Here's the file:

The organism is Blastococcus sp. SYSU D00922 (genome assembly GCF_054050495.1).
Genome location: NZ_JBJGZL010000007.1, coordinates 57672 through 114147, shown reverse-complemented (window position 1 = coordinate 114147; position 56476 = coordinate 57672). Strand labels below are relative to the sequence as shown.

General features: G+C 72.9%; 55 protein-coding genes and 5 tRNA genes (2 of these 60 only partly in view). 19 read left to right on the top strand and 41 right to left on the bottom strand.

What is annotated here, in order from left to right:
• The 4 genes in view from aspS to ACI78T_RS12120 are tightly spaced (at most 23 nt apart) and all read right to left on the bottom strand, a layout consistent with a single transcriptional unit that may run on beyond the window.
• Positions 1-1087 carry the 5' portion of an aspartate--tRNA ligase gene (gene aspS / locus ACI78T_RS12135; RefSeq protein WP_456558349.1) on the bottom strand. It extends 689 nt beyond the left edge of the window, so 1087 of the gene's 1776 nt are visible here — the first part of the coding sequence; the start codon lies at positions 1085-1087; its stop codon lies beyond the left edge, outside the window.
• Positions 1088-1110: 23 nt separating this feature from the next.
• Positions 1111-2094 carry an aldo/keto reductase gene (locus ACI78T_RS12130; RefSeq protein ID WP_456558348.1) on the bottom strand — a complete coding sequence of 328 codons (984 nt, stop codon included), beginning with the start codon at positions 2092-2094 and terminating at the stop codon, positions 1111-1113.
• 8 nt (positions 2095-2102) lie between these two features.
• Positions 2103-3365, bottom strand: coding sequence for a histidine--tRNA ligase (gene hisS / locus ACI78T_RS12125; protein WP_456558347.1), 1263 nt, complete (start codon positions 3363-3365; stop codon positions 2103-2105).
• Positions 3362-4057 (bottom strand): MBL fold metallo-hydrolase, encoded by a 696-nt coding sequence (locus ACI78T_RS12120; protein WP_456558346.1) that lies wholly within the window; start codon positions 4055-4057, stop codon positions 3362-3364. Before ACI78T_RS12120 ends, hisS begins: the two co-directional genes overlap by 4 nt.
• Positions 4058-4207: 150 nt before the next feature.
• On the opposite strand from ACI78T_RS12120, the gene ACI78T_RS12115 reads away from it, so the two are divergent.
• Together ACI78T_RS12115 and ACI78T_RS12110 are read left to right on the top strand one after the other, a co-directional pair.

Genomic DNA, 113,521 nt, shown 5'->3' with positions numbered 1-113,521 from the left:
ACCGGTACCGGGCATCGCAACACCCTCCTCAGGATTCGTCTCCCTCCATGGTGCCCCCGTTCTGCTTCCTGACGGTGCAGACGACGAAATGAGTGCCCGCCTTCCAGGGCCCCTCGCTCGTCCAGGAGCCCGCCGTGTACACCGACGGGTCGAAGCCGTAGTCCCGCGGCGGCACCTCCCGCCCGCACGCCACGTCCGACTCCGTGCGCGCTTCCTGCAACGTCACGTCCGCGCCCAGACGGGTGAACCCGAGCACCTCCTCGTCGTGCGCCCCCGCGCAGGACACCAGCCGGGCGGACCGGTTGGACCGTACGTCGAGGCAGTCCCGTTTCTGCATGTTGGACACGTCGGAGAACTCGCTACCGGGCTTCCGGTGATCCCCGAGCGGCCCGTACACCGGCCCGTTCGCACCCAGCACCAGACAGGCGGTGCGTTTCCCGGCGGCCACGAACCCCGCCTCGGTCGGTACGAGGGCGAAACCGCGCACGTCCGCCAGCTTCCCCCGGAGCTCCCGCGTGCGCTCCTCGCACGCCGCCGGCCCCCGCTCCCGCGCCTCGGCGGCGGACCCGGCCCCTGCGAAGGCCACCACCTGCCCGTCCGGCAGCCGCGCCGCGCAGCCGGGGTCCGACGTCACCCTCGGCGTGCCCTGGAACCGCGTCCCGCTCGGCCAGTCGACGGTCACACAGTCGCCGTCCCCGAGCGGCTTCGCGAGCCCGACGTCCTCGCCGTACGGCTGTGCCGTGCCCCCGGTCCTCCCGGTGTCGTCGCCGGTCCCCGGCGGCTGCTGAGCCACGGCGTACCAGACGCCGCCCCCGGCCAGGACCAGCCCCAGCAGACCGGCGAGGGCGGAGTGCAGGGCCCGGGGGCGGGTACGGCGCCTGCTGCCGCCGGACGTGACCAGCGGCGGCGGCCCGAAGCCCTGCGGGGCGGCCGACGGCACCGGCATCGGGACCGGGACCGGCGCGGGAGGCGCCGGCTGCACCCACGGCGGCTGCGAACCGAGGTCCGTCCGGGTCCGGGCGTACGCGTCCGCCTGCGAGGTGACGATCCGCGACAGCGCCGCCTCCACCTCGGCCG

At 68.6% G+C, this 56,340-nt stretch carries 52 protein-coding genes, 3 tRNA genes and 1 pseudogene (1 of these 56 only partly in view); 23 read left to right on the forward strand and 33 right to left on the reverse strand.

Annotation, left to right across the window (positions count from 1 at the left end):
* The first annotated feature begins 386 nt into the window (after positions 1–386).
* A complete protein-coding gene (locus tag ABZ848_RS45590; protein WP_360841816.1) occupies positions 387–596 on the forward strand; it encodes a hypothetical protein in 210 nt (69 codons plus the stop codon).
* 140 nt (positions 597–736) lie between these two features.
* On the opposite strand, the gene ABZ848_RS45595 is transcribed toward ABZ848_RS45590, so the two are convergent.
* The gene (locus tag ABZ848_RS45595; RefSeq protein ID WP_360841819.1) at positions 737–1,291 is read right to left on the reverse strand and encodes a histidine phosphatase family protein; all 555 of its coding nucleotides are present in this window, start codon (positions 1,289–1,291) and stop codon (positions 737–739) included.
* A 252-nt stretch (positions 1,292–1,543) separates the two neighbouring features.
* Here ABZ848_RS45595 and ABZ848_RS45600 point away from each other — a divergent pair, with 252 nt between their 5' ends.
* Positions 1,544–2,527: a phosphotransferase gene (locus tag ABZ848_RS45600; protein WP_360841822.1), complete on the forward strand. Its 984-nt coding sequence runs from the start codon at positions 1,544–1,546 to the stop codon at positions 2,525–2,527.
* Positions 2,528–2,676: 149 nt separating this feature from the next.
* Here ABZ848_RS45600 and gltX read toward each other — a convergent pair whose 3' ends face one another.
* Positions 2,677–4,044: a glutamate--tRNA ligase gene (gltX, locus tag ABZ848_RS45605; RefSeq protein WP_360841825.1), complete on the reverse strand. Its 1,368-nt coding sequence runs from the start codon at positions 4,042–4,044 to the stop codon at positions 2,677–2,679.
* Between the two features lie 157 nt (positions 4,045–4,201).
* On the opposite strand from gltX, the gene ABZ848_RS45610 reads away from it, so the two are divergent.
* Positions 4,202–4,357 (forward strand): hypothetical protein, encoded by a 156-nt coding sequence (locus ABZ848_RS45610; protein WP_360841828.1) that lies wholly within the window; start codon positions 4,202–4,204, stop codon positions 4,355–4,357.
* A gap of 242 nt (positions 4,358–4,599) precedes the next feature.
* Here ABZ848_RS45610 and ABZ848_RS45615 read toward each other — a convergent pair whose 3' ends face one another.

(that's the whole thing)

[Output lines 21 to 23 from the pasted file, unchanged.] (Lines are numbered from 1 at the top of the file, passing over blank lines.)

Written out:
* 140 nt (positions 597–736) lie between these two features.
* On the opposite strand, the gene ABZ848_RS45595 is transcribed toward ABZ848_RS45590, so the two are convergent.
* The gene (locus tag ABZ848_RS45595; RefSeq protein ID WP_360841819.1) at positions 737–1,291 is read right to left on the reverse strand and encodes a histidine phosphatase family protein; all 555 of its coding nucleotides are present in this window, start codon (positions 1,289–1,291) and stop codon (positions 737–739) included.